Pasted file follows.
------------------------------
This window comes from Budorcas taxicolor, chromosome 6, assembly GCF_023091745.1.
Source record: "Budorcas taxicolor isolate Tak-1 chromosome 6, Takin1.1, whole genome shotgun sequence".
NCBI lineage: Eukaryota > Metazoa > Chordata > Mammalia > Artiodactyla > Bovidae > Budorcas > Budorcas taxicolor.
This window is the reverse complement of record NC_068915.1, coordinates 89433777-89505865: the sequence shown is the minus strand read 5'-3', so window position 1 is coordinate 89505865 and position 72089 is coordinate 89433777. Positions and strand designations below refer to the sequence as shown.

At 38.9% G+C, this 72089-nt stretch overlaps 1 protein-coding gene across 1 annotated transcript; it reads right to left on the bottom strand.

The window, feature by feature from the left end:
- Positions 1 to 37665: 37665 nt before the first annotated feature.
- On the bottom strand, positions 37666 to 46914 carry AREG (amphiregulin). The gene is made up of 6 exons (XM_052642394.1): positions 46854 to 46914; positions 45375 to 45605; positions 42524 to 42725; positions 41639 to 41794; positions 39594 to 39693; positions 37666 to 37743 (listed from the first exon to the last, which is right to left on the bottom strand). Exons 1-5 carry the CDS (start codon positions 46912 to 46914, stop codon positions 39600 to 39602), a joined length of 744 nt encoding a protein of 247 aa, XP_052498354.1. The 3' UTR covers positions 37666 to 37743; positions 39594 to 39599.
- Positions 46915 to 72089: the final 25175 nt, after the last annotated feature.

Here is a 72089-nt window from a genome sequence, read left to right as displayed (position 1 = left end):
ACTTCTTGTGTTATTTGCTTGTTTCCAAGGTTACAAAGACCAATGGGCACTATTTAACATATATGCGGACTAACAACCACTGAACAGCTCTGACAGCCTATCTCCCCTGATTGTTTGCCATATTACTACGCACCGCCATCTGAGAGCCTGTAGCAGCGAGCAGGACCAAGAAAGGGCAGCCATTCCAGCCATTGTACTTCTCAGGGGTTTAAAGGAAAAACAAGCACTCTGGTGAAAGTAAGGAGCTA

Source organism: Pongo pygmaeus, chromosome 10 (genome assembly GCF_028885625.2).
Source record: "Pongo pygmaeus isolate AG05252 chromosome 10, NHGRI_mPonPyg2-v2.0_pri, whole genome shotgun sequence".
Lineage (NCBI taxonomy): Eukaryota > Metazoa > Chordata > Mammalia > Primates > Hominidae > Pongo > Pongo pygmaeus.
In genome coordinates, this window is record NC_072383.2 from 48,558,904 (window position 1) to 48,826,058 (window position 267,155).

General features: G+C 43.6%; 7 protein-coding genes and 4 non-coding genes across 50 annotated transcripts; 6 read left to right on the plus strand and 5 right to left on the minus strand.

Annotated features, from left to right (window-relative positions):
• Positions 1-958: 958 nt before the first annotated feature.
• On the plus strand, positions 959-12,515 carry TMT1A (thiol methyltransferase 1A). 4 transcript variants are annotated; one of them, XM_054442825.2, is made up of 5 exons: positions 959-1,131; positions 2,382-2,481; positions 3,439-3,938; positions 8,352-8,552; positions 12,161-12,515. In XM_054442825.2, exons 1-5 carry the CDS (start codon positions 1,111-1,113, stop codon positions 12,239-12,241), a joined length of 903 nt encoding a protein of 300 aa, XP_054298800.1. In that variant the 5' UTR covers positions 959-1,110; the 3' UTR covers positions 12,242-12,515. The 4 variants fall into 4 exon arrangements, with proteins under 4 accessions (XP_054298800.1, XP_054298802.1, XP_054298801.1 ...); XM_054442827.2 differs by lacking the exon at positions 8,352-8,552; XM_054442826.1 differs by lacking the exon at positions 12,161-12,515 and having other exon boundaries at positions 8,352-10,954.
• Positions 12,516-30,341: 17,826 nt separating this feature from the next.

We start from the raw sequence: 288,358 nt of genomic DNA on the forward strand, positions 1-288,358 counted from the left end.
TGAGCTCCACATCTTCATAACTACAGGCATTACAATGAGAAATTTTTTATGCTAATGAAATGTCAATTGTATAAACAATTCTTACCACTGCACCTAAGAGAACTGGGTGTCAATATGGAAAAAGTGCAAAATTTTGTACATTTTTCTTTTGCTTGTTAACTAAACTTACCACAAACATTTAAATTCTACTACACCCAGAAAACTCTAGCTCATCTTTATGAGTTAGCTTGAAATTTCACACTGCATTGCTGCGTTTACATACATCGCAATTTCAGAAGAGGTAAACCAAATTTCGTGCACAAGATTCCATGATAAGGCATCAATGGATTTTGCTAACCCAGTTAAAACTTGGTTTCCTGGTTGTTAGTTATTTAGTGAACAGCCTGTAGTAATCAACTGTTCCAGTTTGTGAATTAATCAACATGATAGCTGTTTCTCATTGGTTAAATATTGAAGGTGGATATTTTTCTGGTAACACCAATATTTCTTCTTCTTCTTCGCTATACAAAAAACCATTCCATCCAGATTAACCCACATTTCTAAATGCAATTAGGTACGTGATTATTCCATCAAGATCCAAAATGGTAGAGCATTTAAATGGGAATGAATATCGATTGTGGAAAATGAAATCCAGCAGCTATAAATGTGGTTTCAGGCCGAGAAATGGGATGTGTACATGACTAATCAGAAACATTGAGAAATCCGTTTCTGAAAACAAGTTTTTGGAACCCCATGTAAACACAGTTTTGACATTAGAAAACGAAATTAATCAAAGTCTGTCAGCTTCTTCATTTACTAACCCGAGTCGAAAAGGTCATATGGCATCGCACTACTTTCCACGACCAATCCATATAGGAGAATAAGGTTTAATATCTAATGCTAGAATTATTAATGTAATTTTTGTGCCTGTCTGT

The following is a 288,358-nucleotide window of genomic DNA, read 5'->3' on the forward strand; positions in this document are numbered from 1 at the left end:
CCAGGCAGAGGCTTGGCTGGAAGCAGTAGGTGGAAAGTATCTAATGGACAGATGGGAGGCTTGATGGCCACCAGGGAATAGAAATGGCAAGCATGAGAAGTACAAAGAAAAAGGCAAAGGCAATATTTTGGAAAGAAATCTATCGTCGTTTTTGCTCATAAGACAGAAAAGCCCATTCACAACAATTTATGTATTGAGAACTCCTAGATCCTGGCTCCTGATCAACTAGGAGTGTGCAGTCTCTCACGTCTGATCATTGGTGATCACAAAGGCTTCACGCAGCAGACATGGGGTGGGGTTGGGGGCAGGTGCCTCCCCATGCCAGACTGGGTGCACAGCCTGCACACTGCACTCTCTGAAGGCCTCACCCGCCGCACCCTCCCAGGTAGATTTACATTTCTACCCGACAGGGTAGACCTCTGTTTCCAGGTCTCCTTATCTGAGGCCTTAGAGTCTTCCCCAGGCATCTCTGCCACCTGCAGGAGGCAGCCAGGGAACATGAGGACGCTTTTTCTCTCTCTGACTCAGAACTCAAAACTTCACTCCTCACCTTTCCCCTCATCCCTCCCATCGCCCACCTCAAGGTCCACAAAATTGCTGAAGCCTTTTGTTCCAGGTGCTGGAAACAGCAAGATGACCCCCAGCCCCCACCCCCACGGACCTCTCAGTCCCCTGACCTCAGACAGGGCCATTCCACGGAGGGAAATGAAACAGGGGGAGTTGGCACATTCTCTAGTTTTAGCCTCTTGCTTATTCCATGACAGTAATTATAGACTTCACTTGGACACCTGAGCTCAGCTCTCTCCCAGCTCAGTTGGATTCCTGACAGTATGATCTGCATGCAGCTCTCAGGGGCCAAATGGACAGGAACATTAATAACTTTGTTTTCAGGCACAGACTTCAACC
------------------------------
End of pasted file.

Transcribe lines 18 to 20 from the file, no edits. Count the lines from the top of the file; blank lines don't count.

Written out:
• Positions 1-958: 958 nt before the first annotated feature.
• On the plus strand, positions 959-12,515 carry TMT1A (thiol methyltransferase 1A). 4 transcript variants are annotated; one of them, XM_054442825.2, is made up of 5 exons: positions 959-1,131; positions 2,382-2,481; positions 3,439-3,938; positions 8,352-8,552; positions 12,161-12,515. In XM_054442825.2, exons 1-5 carry the CDS (start codon positions 1,111-1,113, stop codon positions 12,239-12,241), a joined length of 903 nt encoding a protein of 300 aa, XP_054298800.1. In that variant the 5' UTR covers positions 959-1,110; the 3' UTR covers positions 12,242-12,515. The 4 variants fall into 4 exon arrangements, with proteins under 4 accessions (XP_054298800.1, XP_054298802.1, XP_054298801.1 ...); XM_054442827.2 differs by lacking the exon at positions 8,352-8,552; XM_054442826.1 differs by lacking the exon at positions 12,161-12,515 and having other exon boundaries at positions 8,352-10,954.
• Positions 12,516-30,341: 17,826 nt separating this feature from the next.